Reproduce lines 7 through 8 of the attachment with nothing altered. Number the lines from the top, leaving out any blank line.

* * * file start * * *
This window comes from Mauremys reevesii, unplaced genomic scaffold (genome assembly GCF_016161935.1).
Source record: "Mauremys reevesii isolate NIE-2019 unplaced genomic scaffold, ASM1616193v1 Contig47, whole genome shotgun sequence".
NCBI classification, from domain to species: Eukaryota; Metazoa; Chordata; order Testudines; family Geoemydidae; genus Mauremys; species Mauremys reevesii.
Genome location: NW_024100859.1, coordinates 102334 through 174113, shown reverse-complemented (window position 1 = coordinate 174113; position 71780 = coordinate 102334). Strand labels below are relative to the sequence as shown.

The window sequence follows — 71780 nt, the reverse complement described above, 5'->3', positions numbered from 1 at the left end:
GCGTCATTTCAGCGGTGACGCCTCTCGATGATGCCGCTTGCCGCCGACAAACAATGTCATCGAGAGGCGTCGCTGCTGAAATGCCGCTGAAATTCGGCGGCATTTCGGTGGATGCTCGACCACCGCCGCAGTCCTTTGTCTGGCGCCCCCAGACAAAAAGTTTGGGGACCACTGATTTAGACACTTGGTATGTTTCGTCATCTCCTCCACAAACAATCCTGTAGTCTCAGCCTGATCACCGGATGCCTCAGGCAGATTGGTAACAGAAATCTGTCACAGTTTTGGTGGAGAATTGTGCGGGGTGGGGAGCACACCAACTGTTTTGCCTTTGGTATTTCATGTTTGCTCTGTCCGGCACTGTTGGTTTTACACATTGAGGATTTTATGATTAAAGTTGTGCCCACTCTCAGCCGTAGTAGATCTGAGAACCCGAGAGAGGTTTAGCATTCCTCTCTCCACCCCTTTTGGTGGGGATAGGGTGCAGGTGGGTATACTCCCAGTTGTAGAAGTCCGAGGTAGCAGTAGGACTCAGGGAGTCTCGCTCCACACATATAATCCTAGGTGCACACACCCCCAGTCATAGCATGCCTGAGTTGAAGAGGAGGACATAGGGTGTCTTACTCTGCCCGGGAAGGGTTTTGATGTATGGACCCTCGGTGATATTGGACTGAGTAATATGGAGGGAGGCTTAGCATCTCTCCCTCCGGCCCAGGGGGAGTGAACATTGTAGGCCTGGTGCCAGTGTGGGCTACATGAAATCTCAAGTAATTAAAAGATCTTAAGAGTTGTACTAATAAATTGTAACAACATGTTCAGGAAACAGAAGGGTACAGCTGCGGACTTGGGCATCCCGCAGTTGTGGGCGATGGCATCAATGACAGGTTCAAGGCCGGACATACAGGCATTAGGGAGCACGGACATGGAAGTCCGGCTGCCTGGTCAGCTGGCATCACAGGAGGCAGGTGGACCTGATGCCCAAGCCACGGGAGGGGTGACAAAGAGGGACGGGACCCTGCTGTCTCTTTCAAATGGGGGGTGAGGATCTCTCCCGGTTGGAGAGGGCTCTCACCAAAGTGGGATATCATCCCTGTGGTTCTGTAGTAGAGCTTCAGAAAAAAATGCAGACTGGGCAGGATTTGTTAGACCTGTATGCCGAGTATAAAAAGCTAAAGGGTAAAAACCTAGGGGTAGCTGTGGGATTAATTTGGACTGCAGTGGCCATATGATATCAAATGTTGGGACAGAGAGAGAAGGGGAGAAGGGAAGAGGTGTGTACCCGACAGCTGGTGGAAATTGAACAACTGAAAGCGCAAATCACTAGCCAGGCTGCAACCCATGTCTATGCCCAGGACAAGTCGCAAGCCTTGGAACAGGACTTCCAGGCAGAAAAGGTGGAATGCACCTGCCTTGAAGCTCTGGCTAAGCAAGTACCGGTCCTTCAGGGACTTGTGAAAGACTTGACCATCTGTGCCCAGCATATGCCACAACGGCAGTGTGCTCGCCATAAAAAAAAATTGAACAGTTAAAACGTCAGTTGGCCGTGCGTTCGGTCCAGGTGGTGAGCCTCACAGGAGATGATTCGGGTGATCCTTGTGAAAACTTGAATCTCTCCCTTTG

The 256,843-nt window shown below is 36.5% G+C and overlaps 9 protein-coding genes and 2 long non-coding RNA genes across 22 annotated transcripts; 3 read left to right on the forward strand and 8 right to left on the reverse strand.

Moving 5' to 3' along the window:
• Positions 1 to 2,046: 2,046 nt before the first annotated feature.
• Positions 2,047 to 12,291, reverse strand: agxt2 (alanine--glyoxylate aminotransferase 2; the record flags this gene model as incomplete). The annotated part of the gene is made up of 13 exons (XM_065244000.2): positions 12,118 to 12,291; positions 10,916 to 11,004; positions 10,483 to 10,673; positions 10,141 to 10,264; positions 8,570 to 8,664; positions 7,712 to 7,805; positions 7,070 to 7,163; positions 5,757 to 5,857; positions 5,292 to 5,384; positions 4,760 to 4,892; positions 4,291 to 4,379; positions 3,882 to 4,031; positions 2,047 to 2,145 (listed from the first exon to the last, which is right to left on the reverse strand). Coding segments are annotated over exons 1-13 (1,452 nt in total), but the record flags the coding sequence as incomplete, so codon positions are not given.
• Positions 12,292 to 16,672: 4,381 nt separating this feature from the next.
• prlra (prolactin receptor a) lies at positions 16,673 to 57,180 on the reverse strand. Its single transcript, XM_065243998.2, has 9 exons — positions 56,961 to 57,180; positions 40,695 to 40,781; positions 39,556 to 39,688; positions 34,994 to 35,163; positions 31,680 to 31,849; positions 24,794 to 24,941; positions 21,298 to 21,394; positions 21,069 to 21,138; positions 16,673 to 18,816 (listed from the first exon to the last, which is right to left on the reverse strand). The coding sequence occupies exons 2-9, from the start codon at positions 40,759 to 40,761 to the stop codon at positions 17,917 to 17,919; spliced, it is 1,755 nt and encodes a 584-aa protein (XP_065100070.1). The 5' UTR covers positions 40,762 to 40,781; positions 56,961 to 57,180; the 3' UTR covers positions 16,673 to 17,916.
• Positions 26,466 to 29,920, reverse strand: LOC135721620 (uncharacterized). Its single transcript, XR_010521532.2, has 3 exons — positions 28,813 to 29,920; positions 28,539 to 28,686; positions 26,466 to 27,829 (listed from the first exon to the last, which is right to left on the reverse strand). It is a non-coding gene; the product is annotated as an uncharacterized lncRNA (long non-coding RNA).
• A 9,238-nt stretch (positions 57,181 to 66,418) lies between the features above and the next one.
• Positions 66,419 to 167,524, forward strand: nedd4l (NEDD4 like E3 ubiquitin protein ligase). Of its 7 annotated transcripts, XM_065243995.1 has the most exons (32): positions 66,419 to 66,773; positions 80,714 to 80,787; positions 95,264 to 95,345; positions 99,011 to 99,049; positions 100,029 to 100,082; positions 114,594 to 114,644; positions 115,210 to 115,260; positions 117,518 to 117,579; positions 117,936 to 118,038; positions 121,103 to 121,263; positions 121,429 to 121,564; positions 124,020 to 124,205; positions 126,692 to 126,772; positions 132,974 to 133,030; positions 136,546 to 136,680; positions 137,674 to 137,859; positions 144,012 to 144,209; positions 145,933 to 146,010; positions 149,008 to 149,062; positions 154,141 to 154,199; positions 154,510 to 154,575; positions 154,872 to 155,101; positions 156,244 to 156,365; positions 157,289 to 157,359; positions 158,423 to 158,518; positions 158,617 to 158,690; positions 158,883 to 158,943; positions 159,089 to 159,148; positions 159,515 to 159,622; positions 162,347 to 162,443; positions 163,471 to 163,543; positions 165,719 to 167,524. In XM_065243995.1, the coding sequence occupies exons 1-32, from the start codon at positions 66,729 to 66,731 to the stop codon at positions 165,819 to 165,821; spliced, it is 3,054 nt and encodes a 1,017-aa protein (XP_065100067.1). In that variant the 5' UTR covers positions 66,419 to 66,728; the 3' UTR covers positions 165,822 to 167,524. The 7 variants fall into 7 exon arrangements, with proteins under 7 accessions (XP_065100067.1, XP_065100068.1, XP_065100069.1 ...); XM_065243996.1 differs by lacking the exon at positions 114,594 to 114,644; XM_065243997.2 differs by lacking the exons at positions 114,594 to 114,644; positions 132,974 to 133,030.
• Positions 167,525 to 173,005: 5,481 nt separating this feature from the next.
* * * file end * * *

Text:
The 256,843-nt window shown below is 36.5% G+C and overlaps 9 protein-coding genes and 2 long non-coding RNA genes across 22 annotated transcripts; 3 read left to right on the forward strand and 8 right to left on the reverse strand.

Moving 5' to 3' along the window: